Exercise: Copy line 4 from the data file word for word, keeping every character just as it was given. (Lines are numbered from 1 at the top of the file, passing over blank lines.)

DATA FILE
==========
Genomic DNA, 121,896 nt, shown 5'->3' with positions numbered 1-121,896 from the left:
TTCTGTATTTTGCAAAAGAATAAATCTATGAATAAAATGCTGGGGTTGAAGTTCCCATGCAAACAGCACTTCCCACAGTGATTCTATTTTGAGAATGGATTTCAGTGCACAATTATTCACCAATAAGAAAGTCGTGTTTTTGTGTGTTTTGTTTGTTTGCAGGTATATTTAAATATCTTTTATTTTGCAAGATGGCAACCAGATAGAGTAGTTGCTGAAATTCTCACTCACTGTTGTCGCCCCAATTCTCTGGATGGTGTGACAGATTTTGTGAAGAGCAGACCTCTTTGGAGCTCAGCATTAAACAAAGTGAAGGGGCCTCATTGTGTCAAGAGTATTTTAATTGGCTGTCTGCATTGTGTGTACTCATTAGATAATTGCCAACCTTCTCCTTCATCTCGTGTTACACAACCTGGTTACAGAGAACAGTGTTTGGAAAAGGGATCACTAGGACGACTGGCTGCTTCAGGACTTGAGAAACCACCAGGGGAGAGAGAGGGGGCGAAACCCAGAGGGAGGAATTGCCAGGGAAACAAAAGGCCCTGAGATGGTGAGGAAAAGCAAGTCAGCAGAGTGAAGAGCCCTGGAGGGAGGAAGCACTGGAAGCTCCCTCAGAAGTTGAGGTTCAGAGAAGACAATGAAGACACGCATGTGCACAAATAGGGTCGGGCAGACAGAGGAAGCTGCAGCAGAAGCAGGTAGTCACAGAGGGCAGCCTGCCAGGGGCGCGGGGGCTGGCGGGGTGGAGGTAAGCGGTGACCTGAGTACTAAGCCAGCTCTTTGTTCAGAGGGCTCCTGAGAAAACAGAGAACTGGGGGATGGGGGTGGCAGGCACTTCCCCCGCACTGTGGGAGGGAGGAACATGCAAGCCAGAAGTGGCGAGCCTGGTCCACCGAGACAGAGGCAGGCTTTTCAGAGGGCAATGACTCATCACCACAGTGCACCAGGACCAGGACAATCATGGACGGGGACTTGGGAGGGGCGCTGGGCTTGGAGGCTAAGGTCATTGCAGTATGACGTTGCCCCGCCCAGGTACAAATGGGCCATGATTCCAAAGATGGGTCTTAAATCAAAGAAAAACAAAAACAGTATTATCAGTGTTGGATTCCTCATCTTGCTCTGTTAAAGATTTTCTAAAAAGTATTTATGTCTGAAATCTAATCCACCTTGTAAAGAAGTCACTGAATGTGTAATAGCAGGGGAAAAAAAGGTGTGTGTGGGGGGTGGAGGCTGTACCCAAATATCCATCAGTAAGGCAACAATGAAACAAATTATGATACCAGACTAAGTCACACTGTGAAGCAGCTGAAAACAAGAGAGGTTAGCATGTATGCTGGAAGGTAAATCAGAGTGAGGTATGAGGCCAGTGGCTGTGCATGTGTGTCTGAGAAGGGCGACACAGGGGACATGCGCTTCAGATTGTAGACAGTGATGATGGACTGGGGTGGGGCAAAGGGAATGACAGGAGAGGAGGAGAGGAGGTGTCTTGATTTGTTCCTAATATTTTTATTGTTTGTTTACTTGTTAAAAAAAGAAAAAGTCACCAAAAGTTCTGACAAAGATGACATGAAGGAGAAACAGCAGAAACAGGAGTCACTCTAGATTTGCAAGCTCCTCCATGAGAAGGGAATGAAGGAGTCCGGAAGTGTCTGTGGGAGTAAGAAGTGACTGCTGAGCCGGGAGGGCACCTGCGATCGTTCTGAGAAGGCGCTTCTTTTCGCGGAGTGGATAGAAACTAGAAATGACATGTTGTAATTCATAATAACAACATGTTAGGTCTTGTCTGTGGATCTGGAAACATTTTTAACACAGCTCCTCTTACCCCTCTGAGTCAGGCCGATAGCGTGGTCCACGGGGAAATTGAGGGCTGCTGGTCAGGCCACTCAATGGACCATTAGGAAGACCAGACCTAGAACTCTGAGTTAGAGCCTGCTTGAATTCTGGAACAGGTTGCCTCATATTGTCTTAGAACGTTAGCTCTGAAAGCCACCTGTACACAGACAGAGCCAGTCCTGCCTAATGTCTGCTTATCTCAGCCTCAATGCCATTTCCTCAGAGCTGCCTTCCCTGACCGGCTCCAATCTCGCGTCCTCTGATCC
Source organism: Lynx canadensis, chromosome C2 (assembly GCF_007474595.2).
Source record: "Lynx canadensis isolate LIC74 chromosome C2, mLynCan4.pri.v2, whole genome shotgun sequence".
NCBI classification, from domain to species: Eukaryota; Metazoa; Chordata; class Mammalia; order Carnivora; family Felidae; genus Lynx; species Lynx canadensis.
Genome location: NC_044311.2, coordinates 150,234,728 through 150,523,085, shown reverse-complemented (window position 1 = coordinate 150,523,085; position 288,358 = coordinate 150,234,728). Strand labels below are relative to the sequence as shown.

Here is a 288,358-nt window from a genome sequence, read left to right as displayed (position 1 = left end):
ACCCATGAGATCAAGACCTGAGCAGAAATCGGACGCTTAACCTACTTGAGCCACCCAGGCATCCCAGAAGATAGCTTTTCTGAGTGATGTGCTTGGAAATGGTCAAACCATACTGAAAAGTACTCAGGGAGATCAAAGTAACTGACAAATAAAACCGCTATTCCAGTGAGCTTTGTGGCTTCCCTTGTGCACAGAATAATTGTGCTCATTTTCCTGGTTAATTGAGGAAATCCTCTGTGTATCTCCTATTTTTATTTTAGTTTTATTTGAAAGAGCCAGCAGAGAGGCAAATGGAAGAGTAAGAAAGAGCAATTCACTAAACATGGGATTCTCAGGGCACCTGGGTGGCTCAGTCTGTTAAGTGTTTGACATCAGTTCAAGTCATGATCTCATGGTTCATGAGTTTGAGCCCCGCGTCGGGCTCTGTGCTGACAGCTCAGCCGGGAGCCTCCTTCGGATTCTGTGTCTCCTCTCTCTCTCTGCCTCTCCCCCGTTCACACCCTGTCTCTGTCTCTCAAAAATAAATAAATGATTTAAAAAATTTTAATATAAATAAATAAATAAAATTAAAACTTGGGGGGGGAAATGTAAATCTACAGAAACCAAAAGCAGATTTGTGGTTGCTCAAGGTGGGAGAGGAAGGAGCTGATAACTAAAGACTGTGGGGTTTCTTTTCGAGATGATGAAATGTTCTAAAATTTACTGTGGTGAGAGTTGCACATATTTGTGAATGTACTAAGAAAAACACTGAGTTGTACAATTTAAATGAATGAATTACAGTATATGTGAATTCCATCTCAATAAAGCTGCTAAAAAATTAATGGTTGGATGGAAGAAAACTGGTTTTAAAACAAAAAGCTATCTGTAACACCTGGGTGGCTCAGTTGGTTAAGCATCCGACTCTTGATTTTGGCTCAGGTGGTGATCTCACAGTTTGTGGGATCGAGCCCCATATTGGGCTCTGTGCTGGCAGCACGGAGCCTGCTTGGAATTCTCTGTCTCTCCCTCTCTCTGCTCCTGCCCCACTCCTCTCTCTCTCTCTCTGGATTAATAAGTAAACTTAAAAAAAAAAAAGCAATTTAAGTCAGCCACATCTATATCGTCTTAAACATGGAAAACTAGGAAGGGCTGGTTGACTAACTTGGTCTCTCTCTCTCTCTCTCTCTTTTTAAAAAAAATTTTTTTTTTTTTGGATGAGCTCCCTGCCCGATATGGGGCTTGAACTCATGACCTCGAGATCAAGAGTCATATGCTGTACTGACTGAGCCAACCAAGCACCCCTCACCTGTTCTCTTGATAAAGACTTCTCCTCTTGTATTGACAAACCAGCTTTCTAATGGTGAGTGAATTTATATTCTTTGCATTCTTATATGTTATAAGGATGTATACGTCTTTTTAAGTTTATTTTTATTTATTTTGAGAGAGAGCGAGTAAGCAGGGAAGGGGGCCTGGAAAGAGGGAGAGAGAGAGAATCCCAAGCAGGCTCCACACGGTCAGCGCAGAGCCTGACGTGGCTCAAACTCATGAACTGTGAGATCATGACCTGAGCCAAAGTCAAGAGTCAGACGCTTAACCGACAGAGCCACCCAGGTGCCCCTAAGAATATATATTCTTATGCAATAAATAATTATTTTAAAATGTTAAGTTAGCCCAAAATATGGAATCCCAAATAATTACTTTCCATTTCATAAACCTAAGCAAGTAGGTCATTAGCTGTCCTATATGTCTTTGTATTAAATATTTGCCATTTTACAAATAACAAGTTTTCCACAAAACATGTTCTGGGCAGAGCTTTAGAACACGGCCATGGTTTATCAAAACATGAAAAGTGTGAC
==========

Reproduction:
Source record: "Lynx canadensis isolate LIC74 chromosome C2, mLynCan4.pri.v2, whole genome shotgun sequence".